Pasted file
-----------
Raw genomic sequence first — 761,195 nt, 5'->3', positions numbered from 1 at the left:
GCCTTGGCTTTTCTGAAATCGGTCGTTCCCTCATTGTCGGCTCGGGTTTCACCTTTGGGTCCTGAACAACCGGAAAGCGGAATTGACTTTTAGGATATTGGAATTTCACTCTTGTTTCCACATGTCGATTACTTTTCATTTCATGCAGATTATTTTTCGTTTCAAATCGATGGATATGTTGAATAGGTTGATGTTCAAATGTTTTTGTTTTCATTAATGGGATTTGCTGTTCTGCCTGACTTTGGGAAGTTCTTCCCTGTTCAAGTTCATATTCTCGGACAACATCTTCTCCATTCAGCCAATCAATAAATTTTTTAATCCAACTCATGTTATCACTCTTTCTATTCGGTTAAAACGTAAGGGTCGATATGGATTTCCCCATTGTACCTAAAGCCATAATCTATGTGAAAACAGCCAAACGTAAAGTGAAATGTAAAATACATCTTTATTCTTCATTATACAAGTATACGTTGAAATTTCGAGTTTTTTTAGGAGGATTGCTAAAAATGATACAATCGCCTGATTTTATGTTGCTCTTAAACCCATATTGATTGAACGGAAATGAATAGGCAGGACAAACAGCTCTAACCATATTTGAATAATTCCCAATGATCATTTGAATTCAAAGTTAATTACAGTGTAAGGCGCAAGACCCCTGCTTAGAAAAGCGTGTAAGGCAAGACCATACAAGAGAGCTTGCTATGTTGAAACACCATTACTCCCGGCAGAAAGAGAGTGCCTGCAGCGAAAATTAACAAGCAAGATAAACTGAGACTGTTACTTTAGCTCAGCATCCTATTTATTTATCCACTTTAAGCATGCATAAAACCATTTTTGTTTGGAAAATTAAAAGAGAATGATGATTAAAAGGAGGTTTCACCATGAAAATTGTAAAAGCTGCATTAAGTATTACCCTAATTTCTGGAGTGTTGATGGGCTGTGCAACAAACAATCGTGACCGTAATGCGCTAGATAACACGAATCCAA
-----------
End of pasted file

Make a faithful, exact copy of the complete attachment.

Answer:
Raw genomic sequence first — 761,195 nt, 5'->3', positions numbered from 1 at the left:
GCCTTGGCTTTTCTGAAATCGGTCGTTCCCTCATTGTCGGCTCGGGTTTCACCTTTGGGTCCTGAACAACCGGAAAGCGGAATTGACTTTTAGGATATTGGAATTTCACTCTTGTTTCCACATGTCGATTACTTTTCATTTCATGCAGATTATTTTTCGTTTCAAATCGATGGATATGTTGAATAGGTTGATGTTCAAATGTTTTTGTTTTCATTAATGGGATTTGCTGTTCTGCCTGACTTTGGGAAGTTCTTCCCTGTTCAAGTTCATATTCTCGGACAACATCTTCTCCATTCAGCCAATCAATAAATTTTTTAATCCAACTCATGTTATCACTCTTTCTATTCGGTTAAAACGTAAGGGTCGATATGGATTTCCCCATTGTACCTAAAGCCATAATCTATGTGAAAACAGCCAAACGTAAAGTGAAATGTAAAATACATCTTTATTCTTCATTATACAAGTATACGTTGAAATTTCGAGTTTTTTTAGGAGGATTGCTAAAAATGATACAATCGCCTGATTTTATGTTGCTCTTAAACCCATATTGATTGAACGGAAATGAATAGGCAGGACAAACAGCTCTAACCATATTTGAATAATTCCCAATGATCATTTGAATTCAAAGTTAATTACAGTGTAAGGCGCAAGACCCCTGCTTAGAAAAGCGTGTAAGGCAAGACCATACAAGAGAGCTTGCTATGTTGAAACACCATTACTCCCGGCAGAAAGAGAGTGCCTGCAGCGAAAATTAACAAGCAAGATAAACTGAGACTGTTACTTTAGCTCAGCATCCTATTTATTTATCCACTTTAAGCATGCATAAAACCATTTTTGTTTGGAAAATTAAAAGAGAATGATGATTAAAAGGAGGTTTCACCATGAAAATTGTAAAAGCTGCATTAAGTATTACCCTAATTTCTGGAGTGTTGATGGGCTGTGCAACAAACAATCGTGACCGTAATGCGCTAGATAACACGAATCCAA